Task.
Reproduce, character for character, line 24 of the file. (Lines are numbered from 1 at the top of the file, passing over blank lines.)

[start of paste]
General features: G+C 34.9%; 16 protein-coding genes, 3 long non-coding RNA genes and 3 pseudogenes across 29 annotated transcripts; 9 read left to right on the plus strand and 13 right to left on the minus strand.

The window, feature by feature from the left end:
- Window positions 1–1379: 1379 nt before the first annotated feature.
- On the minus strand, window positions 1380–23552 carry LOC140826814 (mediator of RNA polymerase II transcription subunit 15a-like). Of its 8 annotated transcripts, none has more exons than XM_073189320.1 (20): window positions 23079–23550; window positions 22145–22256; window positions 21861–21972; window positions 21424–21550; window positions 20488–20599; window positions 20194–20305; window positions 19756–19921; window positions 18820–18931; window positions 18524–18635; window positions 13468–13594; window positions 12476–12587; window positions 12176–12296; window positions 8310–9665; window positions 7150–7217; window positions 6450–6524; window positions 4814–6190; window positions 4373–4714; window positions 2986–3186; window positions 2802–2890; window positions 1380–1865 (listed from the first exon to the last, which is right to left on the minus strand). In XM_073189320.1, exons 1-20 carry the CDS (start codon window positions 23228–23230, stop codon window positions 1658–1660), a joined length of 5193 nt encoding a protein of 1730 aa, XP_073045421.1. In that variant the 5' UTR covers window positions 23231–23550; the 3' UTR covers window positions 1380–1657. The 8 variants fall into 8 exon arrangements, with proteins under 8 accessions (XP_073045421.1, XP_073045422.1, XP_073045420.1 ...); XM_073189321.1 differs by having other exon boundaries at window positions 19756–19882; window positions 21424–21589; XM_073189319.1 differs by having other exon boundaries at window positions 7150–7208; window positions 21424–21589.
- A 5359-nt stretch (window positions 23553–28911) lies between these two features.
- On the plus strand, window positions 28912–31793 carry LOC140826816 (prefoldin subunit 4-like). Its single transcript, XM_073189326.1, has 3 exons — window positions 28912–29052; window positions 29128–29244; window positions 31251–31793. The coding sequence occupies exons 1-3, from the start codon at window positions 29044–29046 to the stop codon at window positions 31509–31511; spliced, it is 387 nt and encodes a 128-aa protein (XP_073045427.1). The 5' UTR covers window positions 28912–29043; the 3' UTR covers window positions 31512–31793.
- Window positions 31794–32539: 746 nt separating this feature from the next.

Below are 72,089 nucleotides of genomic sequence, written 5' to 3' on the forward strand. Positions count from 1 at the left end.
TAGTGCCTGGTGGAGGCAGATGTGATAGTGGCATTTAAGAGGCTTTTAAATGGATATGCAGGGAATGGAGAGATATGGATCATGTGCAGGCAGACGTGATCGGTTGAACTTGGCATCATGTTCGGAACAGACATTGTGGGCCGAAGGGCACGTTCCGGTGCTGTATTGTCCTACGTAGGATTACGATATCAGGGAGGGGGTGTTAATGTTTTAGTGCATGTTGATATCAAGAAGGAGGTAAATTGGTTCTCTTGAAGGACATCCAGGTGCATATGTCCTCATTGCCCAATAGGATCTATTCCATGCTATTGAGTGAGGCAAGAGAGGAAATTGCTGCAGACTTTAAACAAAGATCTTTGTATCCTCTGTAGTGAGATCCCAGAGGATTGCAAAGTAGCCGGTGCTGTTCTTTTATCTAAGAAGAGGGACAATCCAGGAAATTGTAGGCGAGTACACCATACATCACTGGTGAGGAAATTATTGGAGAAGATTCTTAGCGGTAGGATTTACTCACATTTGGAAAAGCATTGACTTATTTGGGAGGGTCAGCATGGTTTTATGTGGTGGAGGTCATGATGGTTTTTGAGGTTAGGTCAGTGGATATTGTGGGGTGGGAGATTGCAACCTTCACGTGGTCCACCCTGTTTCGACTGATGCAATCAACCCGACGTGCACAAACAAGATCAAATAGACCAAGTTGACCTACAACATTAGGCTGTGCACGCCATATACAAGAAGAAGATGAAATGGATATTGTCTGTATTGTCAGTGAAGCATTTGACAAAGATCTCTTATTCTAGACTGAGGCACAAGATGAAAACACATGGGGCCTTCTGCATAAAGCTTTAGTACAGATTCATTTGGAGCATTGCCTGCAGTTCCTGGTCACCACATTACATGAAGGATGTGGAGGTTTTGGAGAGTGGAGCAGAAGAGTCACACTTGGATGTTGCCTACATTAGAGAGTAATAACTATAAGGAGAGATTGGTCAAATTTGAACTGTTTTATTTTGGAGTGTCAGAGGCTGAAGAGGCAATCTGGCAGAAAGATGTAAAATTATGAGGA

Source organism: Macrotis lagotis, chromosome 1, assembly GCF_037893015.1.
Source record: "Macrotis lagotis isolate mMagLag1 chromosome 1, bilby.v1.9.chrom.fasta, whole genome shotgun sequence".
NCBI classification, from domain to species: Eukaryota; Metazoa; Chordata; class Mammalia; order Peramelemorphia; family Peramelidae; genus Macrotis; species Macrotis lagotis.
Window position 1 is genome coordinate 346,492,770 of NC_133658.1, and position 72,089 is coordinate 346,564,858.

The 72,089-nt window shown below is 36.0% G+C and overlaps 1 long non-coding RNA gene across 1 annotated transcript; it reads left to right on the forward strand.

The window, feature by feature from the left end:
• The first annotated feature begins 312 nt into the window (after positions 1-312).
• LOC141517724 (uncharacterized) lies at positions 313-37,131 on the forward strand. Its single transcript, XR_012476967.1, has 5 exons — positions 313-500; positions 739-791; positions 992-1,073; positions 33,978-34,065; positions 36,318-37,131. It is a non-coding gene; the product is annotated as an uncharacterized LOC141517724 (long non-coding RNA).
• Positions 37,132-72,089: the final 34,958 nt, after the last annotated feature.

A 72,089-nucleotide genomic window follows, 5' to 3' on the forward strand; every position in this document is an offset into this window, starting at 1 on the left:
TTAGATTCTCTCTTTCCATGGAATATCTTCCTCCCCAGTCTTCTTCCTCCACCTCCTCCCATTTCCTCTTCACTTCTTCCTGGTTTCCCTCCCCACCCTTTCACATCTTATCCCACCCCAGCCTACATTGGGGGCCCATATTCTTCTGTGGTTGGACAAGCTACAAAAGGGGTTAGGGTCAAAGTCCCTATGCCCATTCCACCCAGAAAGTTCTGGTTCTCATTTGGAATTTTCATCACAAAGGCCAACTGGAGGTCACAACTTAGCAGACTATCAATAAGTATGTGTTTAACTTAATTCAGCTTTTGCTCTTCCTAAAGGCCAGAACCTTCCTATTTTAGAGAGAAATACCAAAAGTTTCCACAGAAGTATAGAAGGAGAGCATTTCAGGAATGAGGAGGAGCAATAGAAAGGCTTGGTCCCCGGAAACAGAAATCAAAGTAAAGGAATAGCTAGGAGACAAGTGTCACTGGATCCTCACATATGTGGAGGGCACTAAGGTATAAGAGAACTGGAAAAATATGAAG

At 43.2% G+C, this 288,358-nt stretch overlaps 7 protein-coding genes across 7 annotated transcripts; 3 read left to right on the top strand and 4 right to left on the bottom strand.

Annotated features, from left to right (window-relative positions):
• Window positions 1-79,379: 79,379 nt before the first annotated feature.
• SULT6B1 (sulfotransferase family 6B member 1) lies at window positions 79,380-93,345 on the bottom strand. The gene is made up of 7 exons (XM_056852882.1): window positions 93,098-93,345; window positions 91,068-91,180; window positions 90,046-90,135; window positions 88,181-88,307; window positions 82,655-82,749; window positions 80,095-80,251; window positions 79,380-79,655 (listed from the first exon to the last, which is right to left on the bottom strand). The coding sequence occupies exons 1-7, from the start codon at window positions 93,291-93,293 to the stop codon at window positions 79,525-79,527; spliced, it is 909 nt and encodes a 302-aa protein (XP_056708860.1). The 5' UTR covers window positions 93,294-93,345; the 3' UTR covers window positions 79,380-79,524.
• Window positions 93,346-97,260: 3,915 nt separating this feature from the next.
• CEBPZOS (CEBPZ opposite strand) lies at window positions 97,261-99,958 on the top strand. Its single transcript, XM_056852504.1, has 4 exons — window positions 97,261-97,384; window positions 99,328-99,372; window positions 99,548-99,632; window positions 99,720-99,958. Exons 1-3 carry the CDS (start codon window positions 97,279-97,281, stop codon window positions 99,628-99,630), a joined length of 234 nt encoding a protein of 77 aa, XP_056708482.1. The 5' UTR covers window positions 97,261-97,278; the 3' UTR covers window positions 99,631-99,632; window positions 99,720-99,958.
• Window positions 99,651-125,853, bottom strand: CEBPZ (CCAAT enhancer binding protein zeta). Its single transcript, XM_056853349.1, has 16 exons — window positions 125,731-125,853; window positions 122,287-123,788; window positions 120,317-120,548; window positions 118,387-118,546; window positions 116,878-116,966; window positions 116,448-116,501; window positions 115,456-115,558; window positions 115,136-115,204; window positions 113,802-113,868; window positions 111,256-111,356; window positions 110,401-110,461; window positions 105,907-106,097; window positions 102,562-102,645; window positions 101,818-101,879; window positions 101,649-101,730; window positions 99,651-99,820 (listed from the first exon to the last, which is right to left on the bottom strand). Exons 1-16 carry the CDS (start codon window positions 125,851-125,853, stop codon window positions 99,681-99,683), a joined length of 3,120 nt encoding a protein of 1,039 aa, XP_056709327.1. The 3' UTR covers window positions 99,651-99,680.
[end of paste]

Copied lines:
• SULT6B1 (sulfotransferase family 6B member 1) lies at window positions 79,380-93,345 on the bottom strand. The gene is made up of 7 exons (XM_056852882.1): window positions 93,098-93,345; window positions 91,068-91,180; window positions 90,046-90,135; window positions 88,181-88,307; window positions 82,655-82,749; window positions 80,095-80,251; window positions 79,380-79,655 (listed from the first exon to the last, which is right to left on the bottom strand). The coding sequence occupies exons 1-7, from the start codon at window positions 93,291-93,293 to the stop codon at window positions 79,525-79,527; spliced, it is 909 nt and encodes a 302-aa protein (XP_056708860.1). The 5' UTR covers window positions 93,294-93,345; the 3' UTR covers window positions 79,380-79,524.